World Rugby and the global rugby family are today celebrating Olympic Day, reflecting on the positive impact inclusion in the Olympic Games has had on rugby sevens and the sport as a whole.
Considered by many as one of the stand-out highlights on debut at the Rio 2016 Olympic Games, rugby sevens has seen unprecedented growth in awareness since its inclusion in the Games.
Recorded as the most socially engaged rugby sevens event of all time, recent Nielsen research has also highlighted that the sevens fan-base has grown by an estimated 30 million off the back of the Olympics.
2018 represents an exciting year for the sport as rugby sevens continues to engage global audiences and break new ground.
The men’s and women’s HSBC World Rugby Sevens Series 2018 saw record breaking fan engagement figures with over 120 million video views across the series and with the 2019 series acting as the principal route for qualification for the Tokyo 2020 Olympic Games, the series will promise to be once again highly competitive.
With less than one month to go ahead of Rugby World Cup 2018 in San Francisco this July, the tournament will be hosted at the iconic AT&T Park and will adopt a new innovative ‘knock-out’ style match schedule in one of many ‘firsts’ for the sport this year.
The global rugby family has taken to social media to mark the occasion using #OlympicDay to celebrate the sevens success story.
World Rugby Chairman Bill Beaumont said: “Inclusion in the Olympics has been a game-changer for rugby sevens in growth of awareness and inspiring fans to get involved in the sport. As we approach another Olympic qualifying season next year, we expect sevens to continue to flourish as teams compete at the highest level to secure their place at Tokyo 2020.
“The core values of rugby – respect, solidarity, integrity, passion, discipline – are a great fit with the spirit of Olympism and World Rugby, along with the entire global rugby family, are proud to be part of the Olympic movement and share in today’s Olympic Day celebrations.”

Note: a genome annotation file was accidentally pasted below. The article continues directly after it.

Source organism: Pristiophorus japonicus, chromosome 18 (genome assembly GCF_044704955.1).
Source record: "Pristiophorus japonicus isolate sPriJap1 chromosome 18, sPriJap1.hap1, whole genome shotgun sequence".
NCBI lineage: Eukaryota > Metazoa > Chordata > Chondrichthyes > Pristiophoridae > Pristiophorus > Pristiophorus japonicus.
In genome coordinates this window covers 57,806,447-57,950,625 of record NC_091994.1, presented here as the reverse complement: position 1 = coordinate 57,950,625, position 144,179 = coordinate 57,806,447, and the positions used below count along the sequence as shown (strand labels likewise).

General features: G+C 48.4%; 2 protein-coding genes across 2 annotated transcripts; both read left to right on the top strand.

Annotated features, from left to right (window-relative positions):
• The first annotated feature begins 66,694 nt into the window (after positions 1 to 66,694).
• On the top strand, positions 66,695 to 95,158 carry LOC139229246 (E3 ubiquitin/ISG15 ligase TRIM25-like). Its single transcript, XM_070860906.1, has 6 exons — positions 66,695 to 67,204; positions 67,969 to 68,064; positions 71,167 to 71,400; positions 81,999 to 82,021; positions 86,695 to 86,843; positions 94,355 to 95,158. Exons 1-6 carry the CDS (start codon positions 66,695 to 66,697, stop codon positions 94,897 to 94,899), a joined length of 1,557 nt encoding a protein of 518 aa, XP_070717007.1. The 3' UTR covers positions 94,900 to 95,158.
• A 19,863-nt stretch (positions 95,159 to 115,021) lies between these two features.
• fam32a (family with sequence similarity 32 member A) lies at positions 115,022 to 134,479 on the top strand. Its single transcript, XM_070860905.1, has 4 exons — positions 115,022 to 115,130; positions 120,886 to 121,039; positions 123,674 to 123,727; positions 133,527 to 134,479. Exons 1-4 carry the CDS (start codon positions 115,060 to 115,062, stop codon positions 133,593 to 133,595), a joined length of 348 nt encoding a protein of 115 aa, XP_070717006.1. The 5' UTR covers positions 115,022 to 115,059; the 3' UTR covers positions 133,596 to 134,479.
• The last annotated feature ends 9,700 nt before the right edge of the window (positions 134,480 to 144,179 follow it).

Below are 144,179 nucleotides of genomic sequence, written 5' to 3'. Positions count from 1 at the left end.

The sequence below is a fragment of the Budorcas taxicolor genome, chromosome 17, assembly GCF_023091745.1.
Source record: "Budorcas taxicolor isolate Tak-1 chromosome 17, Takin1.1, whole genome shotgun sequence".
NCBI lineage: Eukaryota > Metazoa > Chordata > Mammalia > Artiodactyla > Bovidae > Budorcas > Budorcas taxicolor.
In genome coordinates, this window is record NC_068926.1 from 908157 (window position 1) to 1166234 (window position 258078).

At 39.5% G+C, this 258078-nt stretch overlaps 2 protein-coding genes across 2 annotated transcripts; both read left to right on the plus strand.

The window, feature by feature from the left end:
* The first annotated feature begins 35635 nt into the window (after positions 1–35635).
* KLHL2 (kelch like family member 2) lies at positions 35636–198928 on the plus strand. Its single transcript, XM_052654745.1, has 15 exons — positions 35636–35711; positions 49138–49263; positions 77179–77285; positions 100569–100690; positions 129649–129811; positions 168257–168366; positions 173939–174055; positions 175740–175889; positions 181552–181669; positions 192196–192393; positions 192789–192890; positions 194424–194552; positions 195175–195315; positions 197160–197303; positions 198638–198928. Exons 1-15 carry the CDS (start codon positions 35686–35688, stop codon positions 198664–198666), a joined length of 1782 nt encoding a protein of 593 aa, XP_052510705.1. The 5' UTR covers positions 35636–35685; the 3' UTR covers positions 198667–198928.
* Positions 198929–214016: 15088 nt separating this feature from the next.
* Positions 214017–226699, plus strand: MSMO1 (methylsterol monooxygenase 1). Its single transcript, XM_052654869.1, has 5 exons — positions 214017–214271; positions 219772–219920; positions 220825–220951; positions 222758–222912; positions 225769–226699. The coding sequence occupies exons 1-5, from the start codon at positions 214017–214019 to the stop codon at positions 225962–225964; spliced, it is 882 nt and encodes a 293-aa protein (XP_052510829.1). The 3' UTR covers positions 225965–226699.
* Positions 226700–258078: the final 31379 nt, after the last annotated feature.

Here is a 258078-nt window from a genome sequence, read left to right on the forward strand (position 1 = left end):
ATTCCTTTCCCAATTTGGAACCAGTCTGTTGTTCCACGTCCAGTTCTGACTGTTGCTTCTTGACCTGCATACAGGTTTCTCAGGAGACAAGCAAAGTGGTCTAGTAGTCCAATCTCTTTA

Tyla Nathan-Wong, New Zealand sevens and Olympic silver medallist said: “It’s incredible to be able to say that myself and my team mates went to the Olympics and came away with a silver medal. Just to be amongst all those world class athletes who are at the best of their sports. Its not easy to get there and it’s an incredible feeling to be able to call myself an Olympian.”
James Rodwell, England sevens and Olympic silver medallist with Great Britain, said: “Since Rio and the announcement we have seen the game grow massively. The games are getting so much more competitive and what makes it such a good Olympic sport is that there can be so many different potential outcomes and so many different victors. It creates such a great spectacle for the crowd to be part of the Olympic movement.”
Ghislaine Landry, Canada Sevens captain and Olympic bronze medallist, said “Back in Canada a lot of people didn’t even know about rugby sevens until the Olympics, so for us it’s been a massive game changer for our sport. We saw girls start to pick it up at a really young age and it’s a pinnacle event and it’s so exciting to be a part of. It's massive for the game.”